Military Machine: 2. How Big Is It?

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The US has the largest and most expensive military forces in the world by a wide margin.

This article will provide information on the size and scale of US military operations so readers can begin to understand how the country spends so much money on defense. Before getting into the details of the current situation, a bit of history will provide some interesting background for the discussion.

A Bit of History

Until WWII, the US was not (and did not want to be) a military power. The strategic thrust was to keep European powers out North and South America (the Monroe Doctrine) and avoid “foreign entanglements” everywhere else in the world. Domestically, the military was used to protect and expand the western frontier.

The US would form armies to fight wars and then rapidly disband them. This pattern repeated itself from the Revolutionary War to WWI. The National Defense Act of 1920 set up the Army, National Guard and Reserve as we know them today and called for a standing Army of some 275,000 soldiers and Reserves of over 400,000. Congress simply failed to fund this.

In 1939, on the eve of WWII, the US had only 180,000 in the regular army, ranking it number 19 in the world.

The US Navy developed in three phases. Piracy in the Mediterranean (the British Navy let the Barbary pirates know that American vessels were fair game provided British vessels were left alone) and Caribbean motivated the creation of a Navy to protect US trade. In the Civil War, the Navy was expanded and “Ironclads” were first developed to blockade Southern ports during the war. In the 1880’s, the US decided that it needed a larger modern navy and funding was made available to develop steel-hulled battleships and cruisers. By 1900, the US had the number 5 Navy in the world and by 1920 was equal to the British Navy.

US aircraft were first deployed in WWI. In the interwar years, the military was instrumental in developing aviation technology (despite a Congress very reluctant to provide any money). During WWII, air power proved its worth. The Army, Navy and Marines all had separate Air commands. In 1947, the Air Force as a separate branch of the military was established.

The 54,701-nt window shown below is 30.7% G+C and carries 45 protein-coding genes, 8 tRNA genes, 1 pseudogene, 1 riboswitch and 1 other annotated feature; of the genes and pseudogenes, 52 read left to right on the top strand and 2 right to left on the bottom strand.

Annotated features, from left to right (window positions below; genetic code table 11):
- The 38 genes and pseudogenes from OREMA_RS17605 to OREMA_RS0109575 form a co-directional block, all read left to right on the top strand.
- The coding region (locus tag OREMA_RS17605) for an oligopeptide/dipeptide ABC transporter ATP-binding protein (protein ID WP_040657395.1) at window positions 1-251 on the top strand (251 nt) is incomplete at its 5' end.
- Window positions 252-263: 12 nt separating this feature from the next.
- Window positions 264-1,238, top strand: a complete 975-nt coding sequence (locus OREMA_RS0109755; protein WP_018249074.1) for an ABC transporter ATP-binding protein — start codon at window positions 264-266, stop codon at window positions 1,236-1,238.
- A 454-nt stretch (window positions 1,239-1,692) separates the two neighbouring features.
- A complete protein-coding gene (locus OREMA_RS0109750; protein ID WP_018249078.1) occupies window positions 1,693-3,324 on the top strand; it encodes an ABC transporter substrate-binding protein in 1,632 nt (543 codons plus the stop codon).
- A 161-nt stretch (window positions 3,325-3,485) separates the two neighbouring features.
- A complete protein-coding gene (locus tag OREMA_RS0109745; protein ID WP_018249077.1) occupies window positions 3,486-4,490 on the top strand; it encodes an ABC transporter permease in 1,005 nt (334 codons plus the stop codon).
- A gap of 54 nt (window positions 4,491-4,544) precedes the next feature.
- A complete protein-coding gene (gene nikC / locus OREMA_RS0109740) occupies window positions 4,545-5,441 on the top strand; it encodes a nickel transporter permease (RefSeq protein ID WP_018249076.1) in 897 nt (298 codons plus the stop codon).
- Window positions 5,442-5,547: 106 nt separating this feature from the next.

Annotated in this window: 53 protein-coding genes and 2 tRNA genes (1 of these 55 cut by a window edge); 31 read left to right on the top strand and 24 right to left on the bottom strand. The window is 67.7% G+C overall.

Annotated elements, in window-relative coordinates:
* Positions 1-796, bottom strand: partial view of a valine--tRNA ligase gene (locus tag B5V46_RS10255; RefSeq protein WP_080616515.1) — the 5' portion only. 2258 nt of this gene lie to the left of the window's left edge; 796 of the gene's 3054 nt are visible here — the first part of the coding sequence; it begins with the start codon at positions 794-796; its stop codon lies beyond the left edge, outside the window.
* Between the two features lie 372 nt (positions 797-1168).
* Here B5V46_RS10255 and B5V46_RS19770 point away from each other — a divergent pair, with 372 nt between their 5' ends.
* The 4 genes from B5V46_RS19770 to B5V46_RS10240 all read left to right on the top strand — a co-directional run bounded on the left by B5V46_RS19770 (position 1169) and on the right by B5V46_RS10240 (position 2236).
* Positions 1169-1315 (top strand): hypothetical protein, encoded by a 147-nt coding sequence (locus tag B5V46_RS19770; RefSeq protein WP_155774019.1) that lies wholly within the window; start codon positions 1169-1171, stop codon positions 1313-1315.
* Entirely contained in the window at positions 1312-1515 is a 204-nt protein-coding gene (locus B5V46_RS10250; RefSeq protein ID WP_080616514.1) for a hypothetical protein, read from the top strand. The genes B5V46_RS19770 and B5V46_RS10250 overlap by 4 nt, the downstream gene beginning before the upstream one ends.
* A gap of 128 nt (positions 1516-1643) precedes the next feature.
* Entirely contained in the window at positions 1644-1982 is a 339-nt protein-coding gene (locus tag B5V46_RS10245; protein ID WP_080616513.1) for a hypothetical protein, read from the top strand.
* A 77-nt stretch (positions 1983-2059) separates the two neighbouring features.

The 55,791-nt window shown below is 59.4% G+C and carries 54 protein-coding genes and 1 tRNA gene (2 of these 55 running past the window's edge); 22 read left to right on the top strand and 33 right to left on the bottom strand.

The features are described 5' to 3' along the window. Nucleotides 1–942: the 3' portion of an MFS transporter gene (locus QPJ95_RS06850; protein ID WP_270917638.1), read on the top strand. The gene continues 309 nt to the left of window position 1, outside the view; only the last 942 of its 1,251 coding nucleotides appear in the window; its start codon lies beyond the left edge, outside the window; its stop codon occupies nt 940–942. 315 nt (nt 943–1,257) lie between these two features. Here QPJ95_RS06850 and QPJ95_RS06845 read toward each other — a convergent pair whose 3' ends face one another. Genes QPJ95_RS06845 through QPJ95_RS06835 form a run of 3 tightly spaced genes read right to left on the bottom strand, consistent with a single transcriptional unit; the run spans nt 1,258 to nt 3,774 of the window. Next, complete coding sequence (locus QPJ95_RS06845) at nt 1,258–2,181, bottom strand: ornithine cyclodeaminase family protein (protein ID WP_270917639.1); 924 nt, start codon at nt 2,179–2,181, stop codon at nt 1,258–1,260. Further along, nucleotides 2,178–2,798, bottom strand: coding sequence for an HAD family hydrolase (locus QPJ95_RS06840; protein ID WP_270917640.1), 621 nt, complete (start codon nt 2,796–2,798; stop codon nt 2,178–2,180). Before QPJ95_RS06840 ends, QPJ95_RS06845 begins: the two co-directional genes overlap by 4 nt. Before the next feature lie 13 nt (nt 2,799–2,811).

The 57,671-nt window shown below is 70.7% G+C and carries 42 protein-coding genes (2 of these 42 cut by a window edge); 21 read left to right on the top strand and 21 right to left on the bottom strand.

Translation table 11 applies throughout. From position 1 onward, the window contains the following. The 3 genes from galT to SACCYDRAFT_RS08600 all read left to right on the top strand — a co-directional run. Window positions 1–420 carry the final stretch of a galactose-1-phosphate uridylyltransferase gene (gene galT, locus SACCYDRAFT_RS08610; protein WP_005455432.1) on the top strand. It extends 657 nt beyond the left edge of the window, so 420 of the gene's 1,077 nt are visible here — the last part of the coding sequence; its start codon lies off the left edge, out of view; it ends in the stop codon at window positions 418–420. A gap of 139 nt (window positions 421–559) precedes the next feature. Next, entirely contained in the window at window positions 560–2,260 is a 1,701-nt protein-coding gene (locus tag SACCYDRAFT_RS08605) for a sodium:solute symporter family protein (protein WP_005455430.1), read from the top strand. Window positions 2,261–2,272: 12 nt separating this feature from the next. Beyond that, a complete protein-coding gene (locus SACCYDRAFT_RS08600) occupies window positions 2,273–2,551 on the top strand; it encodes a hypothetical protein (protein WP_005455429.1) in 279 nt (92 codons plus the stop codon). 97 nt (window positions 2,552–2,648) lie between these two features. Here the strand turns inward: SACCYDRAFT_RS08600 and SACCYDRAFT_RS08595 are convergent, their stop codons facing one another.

Change in Strategy

World War II and the resulting Cold War led to a sea change in US strategic thinking. Instead of winding down the forces after WWII, the US decided to be a global superpower. The narrow strategy of defending the America’s was replaced by a strategy to be the dominant military force everywhere in the world.

This is a very expensive strategy.

Today’s US Military

Lets start with the military headcount, as follows:

US Military Personnel

Category Headcount
Active Military Personnel 1,300,000
Guard & Reserve 809,000
Civilian Employees 750,000
Current Active Personnel 2,859,000
Military Retirees & Survivors 2,300,000

Source: Department of Defense Agency Financial Report Fiscal Year 2017

Imagine the cost to pay, train, feed, clothe and house 1.3 million active service personnel every day on bases and ships around the world.

About 200,000 military personnel are now posted overseas, in some 170 countries. Many of these postings are small detachments protecting US embassies in countries around the world. However, unlike any other country in the world, the US also maintains a vast global footprint of military bases and installations around the world today.

The US has 38 “named bases” in 31 countries and facilities and installations in at least another 40. The largest operations are detailed below:

Country US Military Personnel
Japan 39,345
Germany 34,805
Afghanistan, Iraq & Syria 25,900
South Korea 23,468
Italy 12,102
Great Britain 8,479

Source: Defense Manpower Data Center, US DOD

There are also US bases in Niger, Israel, Kuwait, Kosovo, Bahamas, Brazil, Cuba, Djibouti, Greece, Spain, Greenland, Portugal, Qatar and Turkey.

Domestically, the US military has some kind of operations in all 50 states.

All these people and all these bases require lots of infrastructure. According to the Department of Defense, there are 4,800 military sites around the world containing 568,000 buildings, structures and linear structures.

There are also weapons, lots of weapons. The US military has 14,000 aircraft, including attack and fighter aircraft as well as transport, surveillance and training aircraft. There are 275 “battle force ships”, including 10 aircraft carriers and 70 submarines. There are almost 6,000 combat tanks and over 40,000 armored vehicles. Now add drones, missiles, rocket projectors, self-propelled artillery, towed artillery, rifles and ammunition. Behind all this sits the nuclear arsenal.

Is all this military capability too much or too little? To help answer that question, the next article will compare US force levels and defense expenditures to the rest of the world.

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